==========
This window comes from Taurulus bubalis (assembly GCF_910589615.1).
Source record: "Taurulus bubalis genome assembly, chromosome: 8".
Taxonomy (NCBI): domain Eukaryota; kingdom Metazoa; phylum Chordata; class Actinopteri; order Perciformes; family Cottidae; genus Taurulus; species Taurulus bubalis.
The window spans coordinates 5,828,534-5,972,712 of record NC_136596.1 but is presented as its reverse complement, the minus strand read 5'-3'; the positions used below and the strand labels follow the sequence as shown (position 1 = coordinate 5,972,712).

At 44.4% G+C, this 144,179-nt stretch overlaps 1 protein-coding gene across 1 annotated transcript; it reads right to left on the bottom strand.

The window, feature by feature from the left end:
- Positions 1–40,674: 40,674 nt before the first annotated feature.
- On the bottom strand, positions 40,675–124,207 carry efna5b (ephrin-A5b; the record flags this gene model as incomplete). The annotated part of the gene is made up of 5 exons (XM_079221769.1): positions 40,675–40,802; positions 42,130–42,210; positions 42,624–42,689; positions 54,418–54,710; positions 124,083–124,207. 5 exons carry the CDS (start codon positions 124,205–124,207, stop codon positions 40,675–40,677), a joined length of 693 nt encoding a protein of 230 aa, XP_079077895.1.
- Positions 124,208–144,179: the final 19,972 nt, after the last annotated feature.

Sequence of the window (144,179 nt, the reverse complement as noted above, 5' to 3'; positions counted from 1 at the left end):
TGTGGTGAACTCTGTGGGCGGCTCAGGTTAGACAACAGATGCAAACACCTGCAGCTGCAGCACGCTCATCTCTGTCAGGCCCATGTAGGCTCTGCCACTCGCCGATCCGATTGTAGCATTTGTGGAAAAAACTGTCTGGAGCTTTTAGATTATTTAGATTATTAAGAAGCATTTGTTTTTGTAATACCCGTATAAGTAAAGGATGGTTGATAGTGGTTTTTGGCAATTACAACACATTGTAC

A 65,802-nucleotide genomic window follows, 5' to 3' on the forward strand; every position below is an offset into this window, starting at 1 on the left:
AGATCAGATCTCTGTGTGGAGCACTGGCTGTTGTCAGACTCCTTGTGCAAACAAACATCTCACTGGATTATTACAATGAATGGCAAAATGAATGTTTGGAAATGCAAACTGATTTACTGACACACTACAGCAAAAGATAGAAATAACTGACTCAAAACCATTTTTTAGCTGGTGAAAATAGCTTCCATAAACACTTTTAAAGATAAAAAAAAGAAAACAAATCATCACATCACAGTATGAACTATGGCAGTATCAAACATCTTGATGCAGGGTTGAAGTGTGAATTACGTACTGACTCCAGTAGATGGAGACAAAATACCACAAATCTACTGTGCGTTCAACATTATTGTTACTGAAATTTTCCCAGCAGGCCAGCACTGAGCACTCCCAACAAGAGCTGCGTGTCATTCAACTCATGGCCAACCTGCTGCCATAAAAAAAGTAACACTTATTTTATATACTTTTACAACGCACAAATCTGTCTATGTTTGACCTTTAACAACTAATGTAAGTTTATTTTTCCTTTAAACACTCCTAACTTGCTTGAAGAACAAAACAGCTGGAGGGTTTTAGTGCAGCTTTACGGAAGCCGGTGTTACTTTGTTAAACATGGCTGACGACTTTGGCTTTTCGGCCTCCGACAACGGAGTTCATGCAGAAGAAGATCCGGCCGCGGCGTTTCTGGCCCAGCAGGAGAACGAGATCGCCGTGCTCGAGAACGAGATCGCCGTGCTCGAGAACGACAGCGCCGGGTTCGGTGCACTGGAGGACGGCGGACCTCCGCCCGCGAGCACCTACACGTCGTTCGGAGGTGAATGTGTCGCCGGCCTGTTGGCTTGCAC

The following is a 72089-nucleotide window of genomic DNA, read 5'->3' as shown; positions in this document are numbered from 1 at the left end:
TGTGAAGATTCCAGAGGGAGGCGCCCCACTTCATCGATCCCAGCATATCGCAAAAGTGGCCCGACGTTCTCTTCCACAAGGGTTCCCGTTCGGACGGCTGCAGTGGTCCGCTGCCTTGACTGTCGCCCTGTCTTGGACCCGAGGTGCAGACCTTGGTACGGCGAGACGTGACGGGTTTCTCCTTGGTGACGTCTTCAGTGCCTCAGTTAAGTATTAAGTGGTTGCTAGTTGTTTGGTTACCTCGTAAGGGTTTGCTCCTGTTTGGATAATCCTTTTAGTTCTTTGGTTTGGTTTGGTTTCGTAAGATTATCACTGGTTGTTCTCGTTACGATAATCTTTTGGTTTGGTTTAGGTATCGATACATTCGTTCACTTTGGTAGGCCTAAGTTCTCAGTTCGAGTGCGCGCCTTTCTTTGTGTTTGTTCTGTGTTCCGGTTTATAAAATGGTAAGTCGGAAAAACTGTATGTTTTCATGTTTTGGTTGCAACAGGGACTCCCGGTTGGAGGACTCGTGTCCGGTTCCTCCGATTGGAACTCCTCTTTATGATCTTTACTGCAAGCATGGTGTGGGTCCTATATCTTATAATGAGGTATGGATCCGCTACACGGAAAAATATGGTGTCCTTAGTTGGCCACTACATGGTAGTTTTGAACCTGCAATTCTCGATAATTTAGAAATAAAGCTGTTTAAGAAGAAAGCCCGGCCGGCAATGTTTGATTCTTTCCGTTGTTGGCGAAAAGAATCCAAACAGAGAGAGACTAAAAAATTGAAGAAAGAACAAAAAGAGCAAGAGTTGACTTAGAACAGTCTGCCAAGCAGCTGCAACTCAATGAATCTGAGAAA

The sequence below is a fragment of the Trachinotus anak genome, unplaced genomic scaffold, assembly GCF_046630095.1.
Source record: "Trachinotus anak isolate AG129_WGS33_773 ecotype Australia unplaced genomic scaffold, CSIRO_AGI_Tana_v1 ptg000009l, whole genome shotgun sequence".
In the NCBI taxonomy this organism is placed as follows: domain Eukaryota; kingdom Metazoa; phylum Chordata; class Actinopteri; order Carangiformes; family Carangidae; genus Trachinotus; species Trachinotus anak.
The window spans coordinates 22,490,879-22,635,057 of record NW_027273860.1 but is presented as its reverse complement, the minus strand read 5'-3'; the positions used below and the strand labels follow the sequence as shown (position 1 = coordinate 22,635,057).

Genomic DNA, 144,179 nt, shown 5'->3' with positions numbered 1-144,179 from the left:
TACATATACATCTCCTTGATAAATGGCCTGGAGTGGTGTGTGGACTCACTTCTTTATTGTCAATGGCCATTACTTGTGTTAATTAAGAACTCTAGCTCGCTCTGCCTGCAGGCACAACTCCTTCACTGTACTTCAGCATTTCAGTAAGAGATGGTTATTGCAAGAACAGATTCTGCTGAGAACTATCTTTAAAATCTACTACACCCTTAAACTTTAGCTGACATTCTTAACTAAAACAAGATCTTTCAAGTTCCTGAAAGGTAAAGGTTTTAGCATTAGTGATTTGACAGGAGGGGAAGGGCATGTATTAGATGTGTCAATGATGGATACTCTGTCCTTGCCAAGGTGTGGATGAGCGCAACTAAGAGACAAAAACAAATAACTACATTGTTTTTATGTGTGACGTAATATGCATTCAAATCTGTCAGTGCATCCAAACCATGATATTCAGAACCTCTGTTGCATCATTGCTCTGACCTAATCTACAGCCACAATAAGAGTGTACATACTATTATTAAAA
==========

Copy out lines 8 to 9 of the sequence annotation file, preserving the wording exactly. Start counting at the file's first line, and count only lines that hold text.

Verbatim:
- On the bottom strand, positions 40,675–124,207 carry efna5b (ephrin-A5b; the record flags this gene model as incomplete). The annotated part of the gene is made up of 5 exons (XM_079221769.1): positions 40,675–40,802; positions 42,130–42,210; positions 42,624–42,689; positions 54,418–54,710; positions 124,083–124,207. 5 exons carry the CDS (start codon positions 124,205–124,207, stop codon positions 40,675–40,677), a joined length of 693 nt encoding a protein of 230 aa, XP_079077895.1.
- Positions 124,208–144,179: the final 19,972 nt, after the last annotated feature.